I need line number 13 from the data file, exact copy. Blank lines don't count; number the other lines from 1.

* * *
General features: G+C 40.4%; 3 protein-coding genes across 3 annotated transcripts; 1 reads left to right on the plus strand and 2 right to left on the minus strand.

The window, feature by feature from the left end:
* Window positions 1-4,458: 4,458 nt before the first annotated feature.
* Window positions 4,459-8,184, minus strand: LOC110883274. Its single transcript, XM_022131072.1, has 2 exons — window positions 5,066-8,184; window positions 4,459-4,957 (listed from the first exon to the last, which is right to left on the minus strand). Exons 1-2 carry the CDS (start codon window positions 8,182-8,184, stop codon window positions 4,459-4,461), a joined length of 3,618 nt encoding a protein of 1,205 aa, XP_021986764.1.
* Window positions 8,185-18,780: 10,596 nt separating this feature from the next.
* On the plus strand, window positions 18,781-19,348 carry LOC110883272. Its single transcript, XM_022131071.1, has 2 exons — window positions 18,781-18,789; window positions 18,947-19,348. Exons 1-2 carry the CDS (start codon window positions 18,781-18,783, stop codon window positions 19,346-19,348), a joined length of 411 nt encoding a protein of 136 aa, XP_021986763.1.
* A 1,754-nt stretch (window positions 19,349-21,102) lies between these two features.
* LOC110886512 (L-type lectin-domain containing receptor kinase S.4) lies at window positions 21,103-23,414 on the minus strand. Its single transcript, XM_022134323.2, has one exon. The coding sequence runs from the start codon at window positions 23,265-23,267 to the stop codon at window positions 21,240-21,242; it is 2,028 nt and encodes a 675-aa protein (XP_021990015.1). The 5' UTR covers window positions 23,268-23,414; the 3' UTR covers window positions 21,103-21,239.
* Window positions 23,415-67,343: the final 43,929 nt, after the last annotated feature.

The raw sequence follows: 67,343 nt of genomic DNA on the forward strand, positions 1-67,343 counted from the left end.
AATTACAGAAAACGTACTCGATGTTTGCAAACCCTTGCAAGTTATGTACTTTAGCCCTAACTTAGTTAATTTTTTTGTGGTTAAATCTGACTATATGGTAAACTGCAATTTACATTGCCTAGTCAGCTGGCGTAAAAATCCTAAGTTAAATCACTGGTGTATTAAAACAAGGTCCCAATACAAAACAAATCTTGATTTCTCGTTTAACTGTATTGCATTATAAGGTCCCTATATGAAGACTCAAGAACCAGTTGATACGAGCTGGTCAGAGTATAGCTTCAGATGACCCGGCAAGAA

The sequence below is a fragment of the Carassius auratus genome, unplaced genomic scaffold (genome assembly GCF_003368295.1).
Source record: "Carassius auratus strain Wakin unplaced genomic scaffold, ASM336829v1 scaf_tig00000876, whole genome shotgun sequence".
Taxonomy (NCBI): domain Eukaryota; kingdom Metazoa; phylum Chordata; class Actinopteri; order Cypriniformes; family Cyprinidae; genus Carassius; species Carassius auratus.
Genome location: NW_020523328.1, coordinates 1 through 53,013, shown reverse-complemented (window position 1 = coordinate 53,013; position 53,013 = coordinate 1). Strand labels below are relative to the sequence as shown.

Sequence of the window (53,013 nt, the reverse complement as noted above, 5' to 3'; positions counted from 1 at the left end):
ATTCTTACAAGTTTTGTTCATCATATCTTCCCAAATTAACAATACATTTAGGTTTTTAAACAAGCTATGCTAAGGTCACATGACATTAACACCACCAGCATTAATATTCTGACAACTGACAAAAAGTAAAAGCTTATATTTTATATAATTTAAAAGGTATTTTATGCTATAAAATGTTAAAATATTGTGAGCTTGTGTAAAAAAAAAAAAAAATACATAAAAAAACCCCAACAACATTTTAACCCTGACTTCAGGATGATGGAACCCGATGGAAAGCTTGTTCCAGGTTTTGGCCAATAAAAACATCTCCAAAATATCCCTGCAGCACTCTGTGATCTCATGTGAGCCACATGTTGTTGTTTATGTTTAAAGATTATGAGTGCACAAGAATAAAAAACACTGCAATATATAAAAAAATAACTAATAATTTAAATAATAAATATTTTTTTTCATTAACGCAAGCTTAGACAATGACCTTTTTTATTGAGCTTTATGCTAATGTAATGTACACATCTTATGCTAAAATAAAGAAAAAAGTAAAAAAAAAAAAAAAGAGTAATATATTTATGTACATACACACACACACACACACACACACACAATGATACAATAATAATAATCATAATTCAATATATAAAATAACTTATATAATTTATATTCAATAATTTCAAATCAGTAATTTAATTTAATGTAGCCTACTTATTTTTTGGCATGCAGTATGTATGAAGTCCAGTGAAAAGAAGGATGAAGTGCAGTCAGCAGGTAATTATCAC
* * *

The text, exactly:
Source record: "Carassius auratus strain Wakin unplaced genomic scaffold, ASM336829v1 scaf_tig00000876, whole genome shotgun sequence".